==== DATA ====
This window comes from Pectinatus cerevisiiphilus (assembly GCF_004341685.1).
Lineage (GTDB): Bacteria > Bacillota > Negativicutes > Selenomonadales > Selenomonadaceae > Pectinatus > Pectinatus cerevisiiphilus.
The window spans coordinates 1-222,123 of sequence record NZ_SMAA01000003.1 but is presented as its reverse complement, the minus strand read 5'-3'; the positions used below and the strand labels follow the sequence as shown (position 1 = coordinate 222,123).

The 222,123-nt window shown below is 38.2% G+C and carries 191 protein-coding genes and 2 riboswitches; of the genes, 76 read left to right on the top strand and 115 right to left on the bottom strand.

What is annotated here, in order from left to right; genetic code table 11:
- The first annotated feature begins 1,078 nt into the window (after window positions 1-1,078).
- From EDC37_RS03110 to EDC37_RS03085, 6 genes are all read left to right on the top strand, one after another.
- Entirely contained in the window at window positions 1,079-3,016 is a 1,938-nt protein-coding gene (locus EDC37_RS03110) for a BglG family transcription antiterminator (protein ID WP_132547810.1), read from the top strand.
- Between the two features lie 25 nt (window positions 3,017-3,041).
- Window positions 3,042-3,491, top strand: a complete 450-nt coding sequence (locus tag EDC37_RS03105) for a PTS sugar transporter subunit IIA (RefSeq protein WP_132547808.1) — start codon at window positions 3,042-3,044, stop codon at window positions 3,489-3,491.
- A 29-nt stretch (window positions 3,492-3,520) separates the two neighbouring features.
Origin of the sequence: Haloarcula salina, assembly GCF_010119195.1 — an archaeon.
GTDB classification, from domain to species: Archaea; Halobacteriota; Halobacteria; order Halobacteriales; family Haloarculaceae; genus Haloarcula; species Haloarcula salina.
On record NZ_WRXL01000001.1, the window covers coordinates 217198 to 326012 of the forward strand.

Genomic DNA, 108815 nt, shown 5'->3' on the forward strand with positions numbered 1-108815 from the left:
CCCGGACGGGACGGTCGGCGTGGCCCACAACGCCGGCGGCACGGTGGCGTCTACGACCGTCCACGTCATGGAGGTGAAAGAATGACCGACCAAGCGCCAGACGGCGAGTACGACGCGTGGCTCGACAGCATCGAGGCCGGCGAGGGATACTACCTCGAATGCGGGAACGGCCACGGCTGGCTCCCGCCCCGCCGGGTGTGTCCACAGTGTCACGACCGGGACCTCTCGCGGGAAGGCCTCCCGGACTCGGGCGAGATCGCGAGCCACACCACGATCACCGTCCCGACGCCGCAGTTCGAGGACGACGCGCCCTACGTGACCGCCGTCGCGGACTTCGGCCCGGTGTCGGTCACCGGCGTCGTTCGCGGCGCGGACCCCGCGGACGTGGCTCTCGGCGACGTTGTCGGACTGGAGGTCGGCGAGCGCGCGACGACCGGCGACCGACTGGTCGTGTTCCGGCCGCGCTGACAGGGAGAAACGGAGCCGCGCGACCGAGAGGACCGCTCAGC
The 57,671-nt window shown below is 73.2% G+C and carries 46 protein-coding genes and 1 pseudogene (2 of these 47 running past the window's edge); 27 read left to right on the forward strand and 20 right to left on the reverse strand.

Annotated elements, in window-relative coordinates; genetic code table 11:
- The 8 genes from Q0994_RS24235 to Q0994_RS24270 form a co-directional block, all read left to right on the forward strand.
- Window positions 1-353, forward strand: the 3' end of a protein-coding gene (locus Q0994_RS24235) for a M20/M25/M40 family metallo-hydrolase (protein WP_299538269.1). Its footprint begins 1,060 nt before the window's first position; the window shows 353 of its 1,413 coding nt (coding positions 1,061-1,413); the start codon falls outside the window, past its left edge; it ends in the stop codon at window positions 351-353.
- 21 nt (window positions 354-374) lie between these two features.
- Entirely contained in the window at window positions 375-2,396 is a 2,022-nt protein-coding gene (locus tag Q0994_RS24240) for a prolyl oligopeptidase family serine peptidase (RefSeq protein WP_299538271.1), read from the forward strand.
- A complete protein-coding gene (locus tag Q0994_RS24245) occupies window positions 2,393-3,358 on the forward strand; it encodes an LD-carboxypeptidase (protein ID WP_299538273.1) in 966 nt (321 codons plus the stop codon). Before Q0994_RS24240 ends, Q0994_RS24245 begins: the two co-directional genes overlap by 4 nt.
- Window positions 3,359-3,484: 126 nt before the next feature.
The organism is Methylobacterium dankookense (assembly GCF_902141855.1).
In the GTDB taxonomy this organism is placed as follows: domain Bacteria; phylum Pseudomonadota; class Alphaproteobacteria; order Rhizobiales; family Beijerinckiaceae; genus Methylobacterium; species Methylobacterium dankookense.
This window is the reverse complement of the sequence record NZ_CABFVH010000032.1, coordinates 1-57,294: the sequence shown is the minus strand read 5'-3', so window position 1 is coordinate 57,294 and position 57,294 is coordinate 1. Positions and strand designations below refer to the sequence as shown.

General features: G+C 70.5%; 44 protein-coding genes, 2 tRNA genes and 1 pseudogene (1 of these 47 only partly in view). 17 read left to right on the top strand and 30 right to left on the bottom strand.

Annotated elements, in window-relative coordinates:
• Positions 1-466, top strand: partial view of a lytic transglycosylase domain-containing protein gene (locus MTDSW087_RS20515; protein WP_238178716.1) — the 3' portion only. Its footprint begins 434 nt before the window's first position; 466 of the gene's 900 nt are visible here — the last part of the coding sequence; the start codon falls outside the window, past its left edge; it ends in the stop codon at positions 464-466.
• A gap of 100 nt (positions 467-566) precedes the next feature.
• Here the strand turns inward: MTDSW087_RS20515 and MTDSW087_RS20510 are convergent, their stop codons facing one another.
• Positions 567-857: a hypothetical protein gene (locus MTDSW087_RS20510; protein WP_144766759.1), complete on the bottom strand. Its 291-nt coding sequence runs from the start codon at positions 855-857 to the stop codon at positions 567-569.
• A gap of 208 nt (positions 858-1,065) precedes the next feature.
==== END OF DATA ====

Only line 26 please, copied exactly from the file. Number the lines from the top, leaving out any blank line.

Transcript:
In the GTDB taxonomy this organism is placed as follows: domain Bacteria; phylum Pseudomonadota; class Alphaproteobacteria; order Rhizobiales; family Beijerinckiaceae; genus Methylobacterium; species Methylobacterium dankookense.